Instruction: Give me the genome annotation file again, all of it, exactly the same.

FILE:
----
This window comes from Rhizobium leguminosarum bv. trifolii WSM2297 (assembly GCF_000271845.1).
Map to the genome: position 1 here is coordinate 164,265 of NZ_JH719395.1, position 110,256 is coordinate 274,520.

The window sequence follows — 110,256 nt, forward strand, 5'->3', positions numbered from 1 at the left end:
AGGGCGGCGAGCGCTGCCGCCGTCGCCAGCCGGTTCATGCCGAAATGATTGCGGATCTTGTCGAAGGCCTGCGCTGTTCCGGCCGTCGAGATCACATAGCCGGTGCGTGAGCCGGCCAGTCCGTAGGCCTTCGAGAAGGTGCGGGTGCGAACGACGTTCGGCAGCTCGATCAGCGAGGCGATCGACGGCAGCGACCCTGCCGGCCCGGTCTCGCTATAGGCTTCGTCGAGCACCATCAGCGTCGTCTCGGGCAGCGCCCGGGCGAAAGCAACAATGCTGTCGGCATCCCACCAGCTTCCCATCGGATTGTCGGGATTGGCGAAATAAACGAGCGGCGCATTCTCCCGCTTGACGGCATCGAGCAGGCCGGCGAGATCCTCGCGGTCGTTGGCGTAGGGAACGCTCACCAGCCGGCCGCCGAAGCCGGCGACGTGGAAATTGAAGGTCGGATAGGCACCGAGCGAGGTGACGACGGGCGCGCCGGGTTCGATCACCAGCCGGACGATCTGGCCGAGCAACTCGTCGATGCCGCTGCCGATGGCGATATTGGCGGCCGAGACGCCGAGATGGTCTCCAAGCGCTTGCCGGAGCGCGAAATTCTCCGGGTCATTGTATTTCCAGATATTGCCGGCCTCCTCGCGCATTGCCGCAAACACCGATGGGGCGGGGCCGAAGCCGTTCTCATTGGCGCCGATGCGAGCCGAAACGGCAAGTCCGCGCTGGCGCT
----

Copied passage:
This window comes from Rhizobium leguminosarum bv. trifolii WSM2297 (assembly GCF_000271845.1).
Map to the genome: position 1 here is coordinate 164,265 of NZ_JH719395.1, position 110,256 is coordinate 274,520.

The window sequence follows — 110,256 nt, forward strand, 5'->3', positions numbered from 1 at the left end:
AGGGCGGCGAGCGCTGCCGCCGTCGCCAGCCGGTTCATGCCGAAATGATTGCGGATCTTGTCGAAGGCCTGCGCTGTTCCGGCCGTCGAGATCACATAGCCGGTGCGTGAGCCGGCCAGTCCGTAGGCCTTCGAGAAGGTGCGGGTGCGAACGACGTTCGGCAGCTCGATCAGCGAGGCGATCGACGGCAGCGACCCTGCCGGCCCGGTCTCGCTATAGGCTTCGTCGAGCACCATCAGCGTCGTCTCGGGCAGCGCCCGGGCGAAAGCAACAATGCTGTCGGCATCCCACCAGCTTCCCATCGGATTGTCGGGATTGGCGAAATAAACGAGCGGCGCATTCTCCCGCTTGACGGCATCGAGCAGGCCGGCGAGATCCTCGCGGTCGTTGGCGTAGGGAACGCTCACCAGCCGGCCGCCGAAGCCGGCGACGTGGAAATTGAAGGTCGGATAGGCACCGAGCGAGGTGACGACGGGCGCGCCGGGTTCGATCACCAGCCGGACGATCTGGCCGAGCAACTCGTCGATGCCGCTGCCGATGGCGATATTGGCGGCCGAGACGCCGAGATGGTCTCCAAGCGCTTGCCGGAGCGCGAAATTCTCCGGGTCATTGTATTTCCAGATATTGCCGGCCTCCTCGCGCATTGCCGCAAACACCGATGGGGCGGGGCCGAAGCCGTTCTCATTGGCGCCGATGCGAGCCGAAACGGCAAGTCCGCGCTGGCGCT